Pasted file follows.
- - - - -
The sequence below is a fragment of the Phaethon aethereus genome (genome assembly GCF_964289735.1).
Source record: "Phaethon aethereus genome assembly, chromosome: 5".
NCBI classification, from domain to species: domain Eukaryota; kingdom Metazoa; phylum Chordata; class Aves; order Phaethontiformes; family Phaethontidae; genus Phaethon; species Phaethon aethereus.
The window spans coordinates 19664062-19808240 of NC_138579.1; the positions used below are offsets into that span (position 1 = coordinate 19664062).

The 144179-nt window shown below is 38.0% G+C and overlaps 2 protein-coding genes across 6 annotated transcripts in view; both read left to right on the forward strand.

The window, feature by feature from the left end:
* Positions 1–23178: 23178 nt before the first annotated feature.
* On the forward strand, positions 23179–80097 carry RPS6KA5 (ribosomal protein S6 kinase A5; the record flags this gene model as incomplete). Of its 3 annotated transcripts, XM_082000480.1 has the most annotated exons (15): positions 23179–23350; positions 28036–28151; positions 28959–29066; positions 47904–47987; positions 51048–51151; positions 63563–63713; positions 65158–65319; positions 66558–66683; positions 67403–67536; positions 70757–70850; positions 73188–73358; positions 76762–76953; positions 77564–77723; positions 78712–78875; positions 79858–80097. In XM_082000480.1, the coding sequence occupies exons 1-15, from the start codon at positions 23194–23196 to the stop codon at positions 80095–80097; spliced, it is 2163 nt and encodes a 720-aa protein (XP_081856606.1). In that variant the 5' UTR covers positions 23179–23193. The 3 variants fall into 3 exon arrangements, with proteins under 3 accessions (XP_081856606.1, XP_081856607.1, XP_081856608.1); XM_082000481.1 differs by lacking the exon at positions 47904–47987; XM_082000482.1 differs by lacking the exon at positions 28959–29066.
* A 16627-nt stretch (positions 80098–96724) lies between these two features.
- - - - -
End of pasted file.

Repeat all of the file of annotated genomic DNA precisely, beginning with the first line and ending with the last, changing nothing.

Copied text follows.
The sequence below is a fragment of the Phaethon aethereus genome (genome assembly GCF_964289735.1).
Source record: "Phaethon aethereus genome assembly, chromosome: 5".
NCBI classification, from domain to species: domain Eukaryota; kingdom Metazoa; phylum Chordata; class Aves; order Phaethontiformes; family Phaethontidae; genus Phaethon; species Phaethon aethereus.
The window spans coordinates 19664062-19808240 of NC_138579.1; the positions used below are offsets into that span (position 1 = coordinate 19664062).

The 144179-nt window shown below is 38.0% G+C and overlaps 2 protein-coding genes across 6 annotated transcripts in view; both read left to right on the forward strand.

The window, feature by feature from the left end:
* Positions 1–23178: 23178 nt before the first annotated feature.
* On the forward strand, positions 23179–80097 carry RPS6KA5 (ribosomal protein S6 kinase A5; the record flags this gene model as incomplete). Of its 3 annotated transcripts, XM_082000480.1 has the most annotated exons (15): positions 23179–23350; positions 28036–28151; positions 28959–29066; positions 47904–47987; positions 51048–51151; positions 63563–63713; positions 65158–65319; positions 66558–66683; positions 67403–67536; positions 70757–70850; positions 73188–73358; positions 76762–76953; positions 77564–77723; positions 78712–78875; positions 79858–80097. In XM_082000480.1, the coding sequence occupies exons 1-15, from the start codon at positions 23194–23196 to the stop codon at positions 80095–80097; spliced, it is 2163 nt and encodes a 720-aa protein (XP_081856606.1). In that variant the 5' UTR covers positions 23179–23193. The 3 variants fall into 3 exon arrangements, with proteins under 3 accessions (XP_081856606.1, XP_081856607.1, XP_081856608.1); XM_082000481.1 differs by lacking the exon at positions 47904–47987; XM_082000482.1 differs by lacking the exon at positions 28959–29066.
* A 16627-nt stretch (positions 80098–96724) lies between these two features.